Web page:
acid and additionally transforms ethanol into acetic
acid. There is an overlapping microbial sequence
involved that is dominated initially by yeasts; this is
followed by lactic acid and acetic acid bacteria [ 4, 5].
It is during this latter phase that the formation of
chocolate aroma precursors is reported to occur.
A patent by Mars Incorporated provided methods
for processing cocoa beans without the requirement
of microbial fermentation. Beans were treated, with
or without adhering pulp, to a solution of ethanol/
water of a volume sufficient to cover the mass, while
maintaining the solution at set temperatures and
times [ 6].
The range of operating conditions reported in this
• Ethanol concentrations in the range of 7-16% v/v
optimally containing up to 12mg of citric acid or
1-5mg acetic acid per g of ethanol solution. These
conditions were such that microbial fermentation
• The beans, generally free from pulp, were incubated intact or following mechanical damage
by cutting, exposure to freeze/thaw or treated to
• Incubations were carried under vacuum, or pressure, at 45o-51oC from 24-96 hours.
It would appear that ethanol and perhaps the
acidic environment, provided by acetic or citric
acid, has a part to play in this substitute process to
classical fermentation. It seems that the activity of
microorganisms in the classical fermentation process
serves only for the anaerobic production of ethanol.
Ethanol may additionally participate in ester
formation or other reactions that contributes to the
subsequent flavor generation step during roasting.
Ethanol at the concentrations employed is reported
to inhibit fermentation. It is known that ethanol
also perturbs the permeability of phospholipid
bilayer double membrane of cells and organelles.
In the cocoa bean, this probably facilitates loss of
compartmentation and cellular integrity resulting in
extensive hydrolytic activity [ 7]. Cellular integrity is
additionally compromised by mechanical disruption
or freeze /thaw treatment.
Lima et al (2011) reported that in the fermenting
cocoa bean, the loss of membrane integrity resulted
in a cascade of reactions leading to the formation
of cocoa flavor precursors. The principal precursors
included reducing sugars, amino acids and peptides.
The enzymes involved in these transformations
include invertase, aspartic endoprotease and carboxypeptidase, respectively. Invertase present in the
shell and cotyledons converts sucrose to the reducing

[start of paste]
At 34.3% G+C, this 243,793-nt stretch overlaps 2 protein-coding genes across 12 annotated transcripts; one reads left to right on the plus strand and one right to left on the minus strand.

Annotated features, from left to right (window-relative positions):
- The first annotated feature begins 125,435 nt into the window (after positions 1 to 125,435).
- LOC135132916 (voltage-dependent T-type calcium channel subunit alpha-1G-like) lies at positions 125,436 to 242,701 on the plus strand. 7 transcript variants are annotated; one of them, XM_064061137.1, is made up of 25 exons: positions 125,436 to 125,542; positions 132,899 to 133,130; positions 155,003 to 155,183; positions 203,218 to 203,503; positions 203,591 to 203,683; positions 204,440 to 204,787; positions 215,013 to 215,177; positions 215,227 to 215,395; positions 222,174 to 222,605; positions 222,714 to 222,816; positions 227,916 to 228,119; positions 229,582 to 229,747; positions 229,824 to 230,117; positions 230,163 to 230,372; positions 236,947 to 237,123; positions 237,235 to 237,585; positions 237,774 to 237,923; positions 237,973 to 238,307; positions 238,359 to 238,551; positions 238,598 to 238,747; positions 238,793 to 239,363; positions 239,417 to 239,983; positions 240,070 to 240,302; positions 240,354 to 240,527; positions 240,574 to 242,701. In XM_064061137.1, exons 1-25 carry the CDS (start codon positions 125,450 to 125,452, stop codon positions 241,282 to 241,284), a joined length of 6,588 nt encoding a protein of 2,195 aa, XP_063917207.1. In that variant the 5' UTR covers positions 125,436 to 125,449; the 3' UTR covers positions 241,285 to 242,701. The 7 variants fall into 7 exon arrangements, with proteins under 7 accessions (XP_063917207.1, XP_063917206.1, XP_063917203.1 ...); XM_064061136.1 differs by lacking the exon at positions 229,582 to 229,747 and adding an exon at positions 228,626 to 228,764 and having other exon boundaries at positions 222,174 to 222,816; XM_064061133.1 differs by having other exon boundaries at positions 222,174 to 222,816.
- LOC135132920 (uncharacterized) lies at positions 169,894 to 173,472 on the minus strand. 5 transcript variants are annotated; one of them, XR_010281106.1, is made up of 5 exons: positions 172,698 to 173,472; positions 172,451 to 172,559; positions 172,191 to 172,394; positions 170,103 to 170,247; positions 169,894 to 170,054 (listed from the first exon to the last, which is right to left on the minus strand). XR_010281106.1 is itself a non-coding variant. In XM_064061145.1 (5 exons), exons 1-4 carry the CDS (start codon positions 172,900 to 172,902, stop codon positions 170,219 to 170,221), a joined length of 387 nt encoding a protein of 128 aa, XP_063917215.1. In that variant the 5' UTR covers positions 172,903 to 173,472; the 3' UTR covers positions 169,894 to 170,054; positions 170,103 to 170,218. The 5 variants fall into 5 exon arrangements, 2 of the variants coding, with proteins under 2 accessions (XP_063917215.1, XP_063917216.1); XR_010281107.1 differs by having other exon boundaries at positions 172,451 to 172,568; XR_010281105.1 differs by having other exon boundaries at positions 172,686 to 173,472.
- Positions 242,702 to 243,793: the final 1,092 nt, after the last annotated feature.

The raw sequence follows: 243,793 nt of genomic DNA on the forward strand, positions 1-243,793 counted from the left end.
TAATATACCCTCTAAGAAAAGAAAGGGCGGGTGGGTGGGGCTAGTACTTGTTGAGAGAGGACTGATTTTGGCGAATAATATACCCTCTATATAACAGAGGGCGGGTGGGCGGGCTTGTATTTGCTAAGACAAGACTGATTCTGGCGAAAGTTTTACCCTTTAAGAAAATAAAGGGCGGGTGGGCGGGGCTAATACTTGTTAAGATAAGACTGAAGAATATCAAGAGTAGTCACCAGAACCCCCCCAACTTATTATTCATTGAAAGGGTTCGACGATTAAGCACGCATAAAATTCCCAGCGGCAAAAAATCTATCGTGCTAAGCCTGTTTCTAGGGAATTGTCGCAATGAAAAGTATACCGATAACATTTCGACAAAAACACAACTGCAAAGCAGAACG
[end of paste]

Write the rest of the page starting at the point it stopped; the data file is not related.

sugars glucose and fructose [ 9].
In vitro studies by Voigt et al (1994) using the
above proteolytic enzymes, showed that peptides
and hydrophobic amino acids produced by enzymatic hydrolysis were correlated with the formation
of cocoa aroma and that these precursors were
themselves derived from vicilin-like globular
proteins. The products from the amino acids/
peptides and reducing sugars reacted during roasting, mainly by Maillard and Strecker degradation
reactions, have formed key Strecker aldehydes and
pyrazines [ 11].
At the end of the ethanol incubation period, beans
were dried, winnowed, roasted and milled in the
traditional way to produce good quality—in terms of
final product flavor—cocoa powder and cocoa butter.
These products were comparable in flavor quality
to material generated by traditional fermentation
When the traditional fermentation process was
employed, the wet mass of beans were dried either
by spreading in the sun on mats or by using special
drying equipment. Slow drying reduced the moisture
content in the bean from around 60% to about 7%.
It appears that the drying stage also contributes to
the formation of flavor precursors. Dried beans were
packed into sacks for transportation prior to further
This is the process whereby the dried beans are
cracked and a stream of air is used to separate the
shell from the nib; these latter small pieces, rich in
triglycerides, are used to make chocolate. The winnowing process may take place either before or after
roasting depending on the end use of the beans.a
The final flavor of the
cocoa bean will depend
on the genotype, growing
conditions, the bean
maturity and processing
a (http:// www.chocolatiers.co.uk/blogs/guides/7164810-what-are-cocoa-nibs-and-